A lake visit involving youth who live at SOS Children’s Village B.C. (submitted photo)

A lake visit involving youth who live at SOS Children’s Village B.C. (submitted photo)

Grant helps Surrey foster-care youth cope with mental-health challenges of pandemic

‘These youth have been under COVID-19 restrictions for a long 17 months, resulting in a state of precarious mental health and great need’

A $5,000 grant from Envision Financial will help SOS Children’s Village B.C. support Surrey-area youth.

The money will benefit youth in care, or aging out of care, at the “village” in Surrey and in the greater community, through a series of summer mental-health retreats.

“These youth have been under COVID-19 restrictions for a long 17 months, resulting in a state of precarious mental health and great need,” a news release says.

Kistie Singh, executive director of SOS Children’s Village B.C., thanks the financial cooperative for its “incredible support of our charity’s work with youth in the community.

“We are now at a point where we can readily respond to the increase in mental wellness needs and give youth strategies to develop skills that will keep them healthy for their lifetime,” Singh said.

SOS Children’s Village BC is part of SOS Children’s Villages, considered the largest non-governmental, non-denominational child development organization in the world.

SOS Children’s Villages has existed for 70 years with a presence in 136 countries and 559 Villages, including the one in Surrey.

Locally, SOS Children’s Village BC was founded in 1986 as “a grassroots response to deficiencies in the provincial foster care system characterized by frequent placement breakdowns and moves for children and youth, and the separation of siblings into different homes,” according to a post on sosbc.org.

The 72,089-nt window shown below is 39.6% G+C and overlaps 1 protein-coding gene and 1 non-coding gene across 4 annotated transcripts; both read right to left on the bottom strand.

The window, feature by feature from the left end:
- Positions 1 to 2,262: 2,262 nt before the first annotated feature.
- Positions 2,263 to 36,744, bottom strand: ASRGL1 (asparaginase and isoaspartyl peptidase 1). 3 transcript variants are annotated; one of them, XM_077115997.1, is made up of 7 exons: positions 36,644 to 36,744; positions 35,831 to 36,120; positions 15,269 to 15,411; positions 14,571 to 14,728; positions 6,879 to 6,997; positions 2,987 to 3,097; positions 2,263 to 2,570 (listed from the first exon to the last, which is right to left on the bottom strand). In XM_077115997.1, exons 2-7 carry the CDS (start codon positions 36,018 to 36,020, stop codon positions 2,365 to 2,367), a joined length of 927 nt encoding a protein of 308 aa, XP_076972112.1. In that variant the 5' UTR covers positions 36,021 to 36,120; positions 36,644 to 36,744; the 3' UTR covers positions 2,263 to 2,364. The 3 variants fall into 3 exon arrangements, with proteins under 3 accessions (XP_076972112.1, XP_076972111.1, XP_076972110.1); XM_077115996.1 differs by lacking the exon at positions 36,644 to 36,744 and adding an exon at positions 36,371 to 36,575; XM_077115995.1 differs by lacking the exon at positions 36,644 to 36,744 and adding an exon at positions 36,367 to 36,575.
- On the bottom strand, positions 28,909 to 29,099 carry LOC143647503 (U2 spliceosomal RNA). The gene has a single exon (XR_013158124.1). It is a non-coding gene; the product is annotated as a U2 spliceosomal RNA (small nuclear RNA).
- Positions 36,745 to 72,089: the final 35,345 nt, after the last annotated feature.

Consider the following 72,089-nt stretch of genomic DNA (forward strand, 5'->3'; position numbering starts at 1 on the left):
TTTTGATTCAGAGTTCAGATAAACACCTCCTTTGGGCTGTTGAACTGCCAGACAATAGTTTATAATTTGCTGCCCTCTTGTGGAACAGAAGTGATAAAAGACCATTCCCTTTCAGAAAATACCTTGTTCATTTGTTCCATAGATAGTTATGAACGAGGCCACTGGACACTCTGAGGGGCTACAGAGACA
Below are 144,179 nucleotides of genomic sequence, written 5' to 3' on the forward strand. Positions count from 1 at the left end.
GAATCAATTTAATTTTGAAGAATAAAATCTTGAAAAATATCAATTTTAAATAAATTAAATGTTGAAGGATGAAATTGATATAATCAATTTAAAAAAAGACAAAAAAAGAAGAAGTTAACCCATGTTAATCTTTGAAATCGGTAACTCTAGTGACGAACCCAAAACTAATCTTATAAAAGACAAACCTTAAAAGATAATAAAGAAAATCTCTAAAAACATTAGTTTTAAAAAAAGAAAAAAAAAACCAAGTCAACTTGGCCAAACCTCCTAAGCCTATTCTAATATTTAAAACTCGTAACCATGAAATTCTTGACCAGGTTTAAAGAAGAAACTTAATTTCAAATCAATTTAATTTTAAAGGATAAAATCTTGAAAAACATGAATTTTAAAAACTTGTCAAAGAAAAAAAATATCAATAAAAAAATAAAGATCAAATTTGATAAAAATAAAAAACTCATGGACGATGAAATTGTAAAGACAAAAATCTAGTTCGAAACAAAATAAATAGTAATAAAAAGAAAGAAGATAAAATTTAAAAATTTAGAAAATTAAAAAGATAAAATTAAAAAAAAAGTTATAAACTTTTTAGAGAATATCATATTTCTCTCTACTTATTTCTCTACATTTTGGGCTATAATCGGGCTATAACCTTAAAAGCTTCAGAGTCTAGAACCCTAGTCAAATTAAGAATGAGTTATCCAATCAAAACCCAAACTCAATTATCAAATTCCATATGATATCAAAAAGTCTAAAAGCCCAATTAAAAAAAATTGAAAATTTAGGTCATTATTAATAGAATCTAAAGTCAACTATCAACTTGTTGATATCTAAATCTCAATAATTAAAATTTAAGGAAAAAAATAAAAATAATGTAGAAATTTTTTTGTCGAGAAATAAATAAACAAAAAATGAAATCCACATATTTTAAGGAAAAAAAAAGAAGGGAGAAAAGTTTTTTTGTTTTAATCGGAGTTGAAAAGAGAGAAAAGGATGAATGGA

“Even today, the state of foster care remains a ‘North American epidemic,’ as described by local former foster child Tom Watson.”

Video posted to the organization’s YouTube channel shows the Surrey Village and its five homes. The location is not revealed.

“It is a Village by name but for the foster children and parents who live here, it is simply referred to as home,” a website post explains. “The lush green trees almost exceed climbing heights for the children. Almost! Squirrels run, rabbits will hop in to say hello, and the only sound drowning out the birds are the kids … and that is most heartwarming sound of all. And then of course there’s the healthy competition on the sports court. The kids are out there at every opportunity. Even in the middle of winter they’ll be out there shooting hoops.

“But more than the five big, beautiful homes and the picturesque setting, the Village represents a unique model of healing. It functions to provide some of the very things that these children have lost. The Village provides a sense of community, connection and belonging, in a system where isolation is all too frequent. This Village shouts to kids in foster care,’You Matter!’”



tom.zillich@surreynowleader.com

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COVID-19Foster caremental health